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Melanophore Migration.

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Melanophore Migration.

Break down of terms thanks to Merriam-Webster?s dictionary:

Melanophore - a melanin-containing cell especially of fishes, amphibians, and reptiles.

Melanin - a dark brown or black, animal or plant pigment.

Migration ? (in this case) to change position in an organism or substance.

Science bit:

Within the (melanin) cell resides thousands of granules of pigment. This is how fish and more commonly amphibians change colour to evade predators. They are stimulated by adrenalin; migrate to the center of the cell, and thus lightening the colour of the skin tissue. The cell can also disperse the pigment making a darker colouration. The pigments can also be agitated by other chemicals in the body. Black Pigment cells (ormelanophores) respond to the presence of Leukine (a chemical used to attract fibroblasts, the cells used to repair damaged tissue.) Consequently the containing cell goes black, rather than just darker or lighter when the pigment migrates.


Often a paling of the skin followed by black patches on body, usually on back or sides of fish.

Photo: ( Common Goldfish with Melanophore Migration, a week after black spots first began to show.)


Common context:

? On bringing a goldfish home from the LFS.

? After replacing a filter suspected of poor efficiency.

? After adding medication that does not suit the fish.


Usually from a chemical or traumatic irritant or injury, due to:

? An ammonia surge (irritation)

? low pH (irritation)

? Fluke infestation (trauma)

? Ick or costia infection (trauma)

? Certain Medications (irritation).

I.e. If you bring a fish home from the LFS that has been kept in poor water conditions, and your tank water is far better, the black spots will appear as the fish heals.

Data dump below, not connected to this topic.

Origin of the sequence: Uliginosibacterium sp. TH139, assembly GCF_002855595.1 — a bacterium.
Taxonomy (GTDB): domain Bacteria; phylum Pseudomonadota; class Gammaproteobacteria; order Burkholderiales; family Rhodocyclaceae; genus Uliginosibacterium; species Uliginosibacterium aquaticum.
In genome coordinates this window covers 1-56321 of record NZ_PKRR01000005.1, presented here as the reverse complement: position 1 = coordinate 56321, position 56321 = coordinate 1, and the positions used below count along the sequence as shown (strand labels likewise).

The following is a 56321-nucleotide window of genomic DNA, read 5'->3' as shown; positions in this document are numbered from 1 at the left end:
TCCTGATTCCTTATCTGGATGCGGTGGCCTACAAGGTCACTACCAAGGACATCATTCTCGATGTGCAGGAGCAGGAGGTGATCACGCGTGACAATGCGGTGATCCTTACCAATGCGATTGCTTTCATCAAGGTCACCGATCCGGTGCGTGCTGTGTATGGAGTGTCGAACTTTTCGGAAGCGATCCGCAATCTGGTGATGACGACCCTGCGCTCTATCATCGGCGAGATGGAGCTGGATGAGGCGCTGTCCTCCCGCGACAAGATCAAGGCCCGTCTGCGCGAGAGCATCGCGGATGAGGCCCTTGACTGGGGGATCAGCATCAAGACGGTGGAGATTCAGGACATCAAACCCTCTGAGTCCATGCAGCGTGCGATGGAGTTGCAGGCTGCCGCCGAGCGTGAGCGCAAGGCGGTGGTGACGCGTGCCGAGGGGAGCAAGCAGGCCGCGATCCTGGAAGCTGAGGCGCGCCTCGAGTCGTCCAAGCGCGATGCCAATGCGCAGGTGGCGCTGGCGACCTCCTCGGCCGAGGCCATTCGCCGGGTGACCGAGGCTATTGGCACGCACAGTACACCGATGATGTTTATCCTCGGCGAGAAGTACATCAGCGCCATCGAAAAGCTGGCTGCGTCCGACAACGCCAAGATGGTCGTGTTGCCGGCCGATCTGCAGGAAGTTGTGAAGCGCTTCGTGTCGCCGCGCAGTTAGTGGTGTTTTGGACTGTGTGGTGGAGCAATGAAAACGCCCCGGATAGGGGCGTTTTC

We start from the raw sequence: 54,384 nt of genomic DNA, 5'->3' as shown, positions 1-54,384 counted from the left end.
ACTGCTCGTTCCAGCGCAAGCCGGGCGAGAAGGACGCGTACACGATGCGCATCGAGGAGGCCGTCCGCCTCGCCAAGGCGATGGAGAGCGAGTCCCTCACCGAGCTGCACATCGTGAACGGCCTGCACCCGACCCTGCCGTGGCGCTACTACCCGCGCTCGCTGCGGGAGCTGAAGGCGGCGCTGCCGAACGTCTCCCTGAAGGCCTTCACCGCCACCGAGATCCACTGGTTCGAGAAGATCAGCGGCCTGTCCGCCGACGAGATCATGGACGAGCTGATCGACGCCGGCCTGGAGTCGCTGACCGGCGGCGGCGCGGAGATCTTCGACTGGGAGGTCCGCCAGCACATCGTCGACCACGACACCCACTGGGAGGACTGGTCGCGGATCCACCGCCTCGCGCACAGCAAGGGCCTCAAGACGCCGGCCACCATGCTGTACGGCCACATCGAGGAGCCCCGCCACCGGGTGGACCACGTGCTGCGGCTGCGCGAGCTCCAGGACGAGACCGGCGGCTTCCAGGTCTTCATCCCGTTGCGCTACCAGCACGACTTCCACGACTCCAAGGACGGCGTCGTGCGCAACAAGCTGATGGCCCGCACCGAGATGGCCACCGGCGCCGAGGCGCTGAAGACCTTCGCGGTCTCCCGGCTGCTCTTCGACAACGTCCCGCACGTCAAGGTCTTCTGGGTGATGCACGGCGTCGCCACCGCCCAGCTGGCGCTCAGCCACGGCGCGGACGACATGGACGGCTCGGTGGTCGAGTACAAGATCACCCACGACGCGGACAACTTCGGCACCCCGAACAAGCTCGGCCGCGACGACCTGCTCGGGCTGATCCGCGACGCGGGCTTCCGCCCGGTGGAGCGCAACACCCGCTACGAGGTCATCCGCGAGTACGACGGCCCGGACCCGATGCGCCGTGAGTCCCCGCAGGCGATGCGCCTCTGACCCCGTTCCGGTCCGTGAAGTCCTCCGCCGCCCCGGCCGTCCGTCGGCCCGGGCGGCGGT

Time frame:

Black spots come up over a period of 1-2 weeks, and after approx 7 days begin to fade, returning the fish to its normal colour. The black colouring appears as the fish heals, so its appearance is normally a sign that conditions have improved. Within 3 to 6 weeks the fish should be returned to normal colouration.


Check water quality. Make sure fish appear active and bright. Fins should be clear and dorsals raised. If all these areas are acceptable, then you just have to wait for the black spots to fade as the fish heals.

If the coloured areas are depressed or raised you may also be dealing with a bacterial infection or other problems, and further diagnosis is needed.


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This is really interesting, Koko. Funny that I stumbled across this post right now, because just this morning I was working on some punnets for likelyhood (in Mendelian terms) of depigmentation, albinism, and autosomal recessive transparency characteristics in goldfish (also related to melanophores)!

I will post that later :)

Anyways, really cool stuff! Thanks for sharing!!!

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